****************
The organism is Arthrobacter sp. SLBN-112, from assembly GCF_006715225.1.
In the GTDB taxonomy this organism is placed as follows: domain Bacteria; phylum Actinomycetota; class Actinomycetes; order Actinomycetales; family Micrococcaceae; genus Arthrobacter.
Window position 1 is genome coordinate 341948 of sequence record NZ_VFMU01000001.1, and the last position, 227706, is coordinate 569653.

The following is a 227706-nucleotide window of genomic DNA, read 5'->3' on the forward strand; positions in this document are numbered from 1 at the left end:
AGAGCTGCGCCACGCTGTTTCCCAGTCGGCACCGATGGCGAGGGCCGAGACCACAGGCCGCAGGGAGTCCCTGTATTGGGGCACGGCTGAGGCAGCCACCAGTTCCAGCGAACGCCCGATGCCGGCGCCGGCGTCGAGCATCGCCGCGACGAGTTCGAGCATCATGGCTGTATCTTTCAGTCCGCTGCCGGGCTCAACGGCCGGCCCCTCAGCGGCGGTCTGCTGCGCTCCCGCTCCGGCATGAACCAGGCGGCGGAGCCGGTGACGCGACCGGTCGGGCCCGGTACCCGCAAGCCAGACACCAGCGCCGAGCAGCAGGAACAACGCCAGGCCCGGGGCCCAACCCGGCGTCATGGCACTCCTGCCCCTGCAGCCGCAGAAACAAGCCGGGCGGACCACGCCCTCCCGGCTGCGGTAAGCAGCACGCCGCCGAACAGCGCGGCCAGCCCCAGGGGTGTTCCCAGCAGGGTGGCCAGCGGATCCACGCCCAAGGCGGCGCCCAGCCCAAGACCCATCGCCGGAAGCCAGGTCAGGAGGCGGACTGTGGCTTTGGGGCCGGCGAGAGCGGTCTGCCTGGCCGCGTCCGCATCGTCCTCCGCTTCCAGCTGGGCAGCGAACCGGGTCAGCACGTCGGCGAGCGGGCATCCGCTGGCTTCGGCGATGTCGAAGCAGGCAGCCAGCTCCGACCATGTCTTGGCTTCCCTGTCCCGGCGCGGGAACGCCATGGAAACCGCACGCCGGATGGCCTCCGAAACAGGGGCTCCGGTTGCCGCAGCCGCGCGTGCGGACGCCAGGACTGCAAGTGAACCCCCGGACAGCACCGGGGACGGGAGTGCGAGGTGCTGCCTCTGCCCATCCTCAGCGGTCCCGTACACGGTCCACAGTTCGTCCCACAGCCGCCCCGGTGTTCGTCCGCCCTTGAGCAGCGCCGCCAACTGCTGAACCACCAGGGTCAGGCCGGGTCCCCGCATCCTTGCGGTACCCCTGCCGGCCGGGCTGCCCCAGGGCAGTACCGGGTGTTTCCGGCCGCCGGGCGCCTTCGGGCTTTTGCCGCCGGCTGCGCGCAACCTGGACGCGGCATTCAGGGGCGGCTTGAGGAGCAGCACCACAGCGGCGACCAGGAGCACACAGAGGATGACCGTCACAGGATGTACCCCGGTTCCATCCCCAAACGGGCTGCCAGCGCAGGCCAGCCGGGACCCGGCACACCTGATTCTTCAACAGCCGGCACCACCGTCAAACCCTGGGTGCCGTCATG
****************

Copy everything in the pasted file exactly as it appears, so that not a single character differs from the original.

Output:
The organism is Arthrobacter sp. SLBN-112, from assembly GCF_006715225.1.
In the GTDB taxonomy this organism is placed as follows: domain Bacteria; phylum Actinomycetota; class Actinomycetes; order Actinomycetales; family Micrococcaceae; genus Arthrobacter.
Window position 1 is genome coordinate 341948 of sequence record NZ_VFMU01000001.1, and the last position, 227706, is coordinate 569653.

The following is a 227706-nucleotide window of genomic DNA, read 5'->3' on the forward strand; positions in this document are numbered from 1 at the left end:
AGAGCTGCGCCACGCTGTTTCCCAGTCGGCACCGATGGCGAGGGCCGAGACCACAGGCCGCAGGGAGTCCCTGTATTGGGGCACGGCTGAGGCAGCCACCAGTTCCAGCGAACGCCCGATGCCGGCGCCGGCGTCGAGCATCGCCGCGACGAGTTCGAGCATCATGGCTGTATCTTTCAGTCCGCTGCCGGGCTCAACGGCCGGCCCCTCAGCGGCGGTCTGCTGCGCTCCCGCTCCGGCATGAACCAGGCGGCGGAGCCGGTGACGCGACCGGTCGGGCCCGGTACCCGCAAGCCAGACACCAGCGCCGAGCAGCAGGAACAACGCCAGGCCCGGGGCCCAACCCGGCGTCATGGCACTCCTGCCCCTGCAGCCGCAGAAACAAGCCGGGCGGACCACGCCCTCCCGGCTGCGGTAAGCAGCACGCCGCCGAACAGCGCGGCCAGCCCCAGGGGTGTTCCCAGCAGGGTGGCCAGCGGATCCACGCCCAAGGCGGCGCCCAGCCCAAGACCCATCGCCGGAAGCCAGGTCAGGAGGCGGACTGTGGCTTTGGGGCCGGCGAGAGCGGTCTGCCTGGCCGCGTCCGCATCGTCCTCCGCTTCCAGCTGGGCAGCGAACCGGGTCAGCACGTCGGCGAGCGGGCATCCGCTGGCTTCGGCGATGTCGAAGCAGGCAGCCAGCTCCGACCATGTCTTGGCTTCCCTGTCCCGGCGCGGGAACGCCATGGAAACCGCACGCCGGATGGCCTCCGAAACAGGGGCTCCGGTTGCCGCAGCCGCGCGTGCGGACGCCAGGACTGCAAGTGAACCCCCGGACAGCACCGGGGACGGGAGTGCGAGGTGCTGCCTCTGCCCATCCTCAGCGGTCCCGTACACGGTCCACAGTTCGTCCCACAGCCGCCCCGGTGTTCGTCCGCCCTTGAGCAGCGCCGCCAACTGCTGAACCACCAGGGTCAGGCCGGGTCCCCGCATCCTTGCGGTACCCCTGCCGGCCGGGCTGCCCCAGGGCAGTACCGGGTGTTTCCGGCCGCCGGGCGCCTTCGGGCTTTTGCCGCCGGCTGCGCGCAACCTGGACGCGGCATTCAGGGGCGGCTTGAGGAGCAGCACCACAGCGGCGACCAGGAGCACACAGAGGATGACCGTCACAGGATGTACCCCGGTTCCATCCCCAAACGGGCTGCCAGCGCAGGCCAGCCGGGACCCGGCACACCTGATTCTTCAACAGCCGGCACCACCGTCAAACCCTGGGTGCCGTCATG